Vanessa Kelly's last book, Sex And The Single Earl didn't light my personal world on fire. But with her latest release, My Favorite Countess, Kelly takes the Evil Ex-Mistress from that earlier book and makes her the heroine in this story. And yes gentle blog reader, I am a total sucker for the villain being the hero (or heroine, as it were) in their own story.
Bathsheba had a mini-celebration the day her husband died. Unfortunately, while his death bought her freedom, it also heaped more responsibility on her shoulders. Turns out she's broke. She's held it together by taking a few lovers, who were generous with gifts, but she's currently unattached. The only way she sees to pull herself out of this mess is to marry again. Someone wealthy and who won't annoy the hell out of her.
Temporarily killing time in Yorkshire (and loathing it), she's at a tiresome dinner party when she meets Dr. John Blackmore. Needless to say sparks fly, and the attraction is most unwelcome. The last time a man made Bathsheba feel this way she married him, and that's one disaster she has no desire to repeat. Besides, she needs to marry money before the ton finds out just how broke she is, and a mere doctor is not going to cut the mustard.
For his part, John is married to his work. In today's terminology, he's an OB/GYN - dedicating himself to helping the poorest of the poor, which raises a few eyebrows at the hospital. He's not a terribly popular fellow, and after a house call goes very badly, he decides to get away with a short stay in the country. Bathsheba intrigues him no end. She's drop dead beautiful, but she also has the tongue of a viper. However John sees past that, and puts on the full court press.
John is everything romance readers have come to expect, and want, in their heroes. He's noble, caring, hardworking, handsome, charming and with just the right amount of baggage. Readers will love him by the close of the first chapter. I suspect where the issue is going to lie is with our heroine. I'll be blunt, Bathsheba is a bitchy snob. Some are going to have a hard time looking past that. However, I was able to. Mostly because the author does a good job of selling me on the idea that Bathsheba's bitchiness is part of a defense mechanism. Also, she's a flippin' Countess. Of course she's snobby! Of course she's concerned about appearances! Of course she's concerned about her station and propriety! But readers who like their heroines draped in costume, and behaving like someone right out of the 21st century are likely not going to be all that enthralled. I will admit, as much as I did enjoy her characterization, she's not always the easiest woman to "like."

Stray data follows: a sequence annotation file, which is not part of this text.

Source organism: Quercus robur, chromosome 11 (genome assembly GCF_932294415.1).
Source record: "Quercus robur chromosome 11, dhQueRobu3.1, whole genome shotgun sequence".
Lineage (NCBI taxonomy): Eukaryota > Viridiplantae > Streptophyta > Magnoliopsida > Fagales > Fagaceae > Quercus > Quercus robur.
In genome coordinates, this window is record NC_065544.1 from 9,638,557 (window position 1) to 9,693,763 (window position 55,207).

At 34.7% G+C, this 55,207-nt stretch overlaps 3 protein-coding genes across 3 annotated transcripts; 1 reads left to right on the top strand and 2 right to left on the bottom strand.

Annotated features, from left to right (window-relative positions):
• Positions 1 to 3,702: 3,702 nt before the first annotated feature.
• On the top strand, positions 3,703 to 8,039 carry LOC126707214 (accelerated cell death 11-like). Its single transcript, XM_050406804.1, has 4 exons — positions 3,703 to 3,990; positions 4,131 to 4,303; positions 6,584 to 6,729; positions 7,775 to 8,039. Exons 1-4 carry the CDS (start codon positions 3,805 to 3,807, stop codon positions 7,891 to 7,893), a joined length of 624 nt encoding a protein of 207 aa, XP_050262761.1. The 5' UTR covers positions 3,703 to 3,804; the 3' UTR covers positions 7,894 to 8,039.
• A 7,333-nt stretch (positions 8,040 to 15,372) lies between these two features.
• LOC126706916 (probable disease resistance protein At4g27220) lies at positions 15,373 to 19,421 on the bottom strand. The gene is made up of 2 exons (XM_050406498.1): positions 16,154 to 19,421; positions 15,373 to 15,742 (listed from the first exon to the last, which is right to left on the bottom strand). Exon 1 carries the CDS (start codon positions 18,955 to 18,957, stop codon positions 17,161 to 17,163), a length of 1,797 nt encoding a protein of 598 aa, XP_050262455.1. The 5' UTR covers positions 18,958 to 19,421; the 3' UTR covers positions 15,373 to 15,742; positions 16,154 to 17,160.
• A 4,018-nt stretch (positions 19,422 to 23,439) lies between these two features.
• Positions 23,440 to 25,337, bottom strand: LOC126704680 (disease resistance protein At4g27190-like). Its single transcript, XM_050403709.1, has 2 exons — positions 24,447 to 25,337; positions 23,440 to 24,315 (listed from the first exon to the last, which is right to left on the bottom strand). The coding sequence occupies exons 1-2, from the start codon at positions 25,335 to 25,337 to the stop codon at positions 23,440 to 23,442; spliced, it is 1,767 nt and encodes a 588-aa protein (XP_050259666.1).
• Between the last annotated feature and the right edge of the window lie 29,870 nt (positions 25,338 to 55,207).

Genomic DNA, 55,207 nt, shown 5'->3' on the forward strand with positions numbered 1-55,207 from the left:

The romance here works it's way through at a natural clip, and there's just enough external conflict to keep the plot humming along. I did feel that there were moments during the final chapters that bordered on melodramatic, and some of the love scenes were a bit too over-wrought for my tastes - but all in all, I rather enjoyed this story. There was a nice mix of internal and external conflict, John is an upstanding and noble hero in the most traditional sense, and Bathsheba is salty enough to add just the right amount of spice to the occasion. The author tells the story well, and does a good job of keeping readers up to speed who might be totally unaware that Bathsheba was evil in a previous book. And for those of us who are well aware? It was great fun to read about the real woman hiding behind the curtain. Also, a Regency English hero who isn't a bloody Duke? Oh happy day indeed.
Final Grade = B-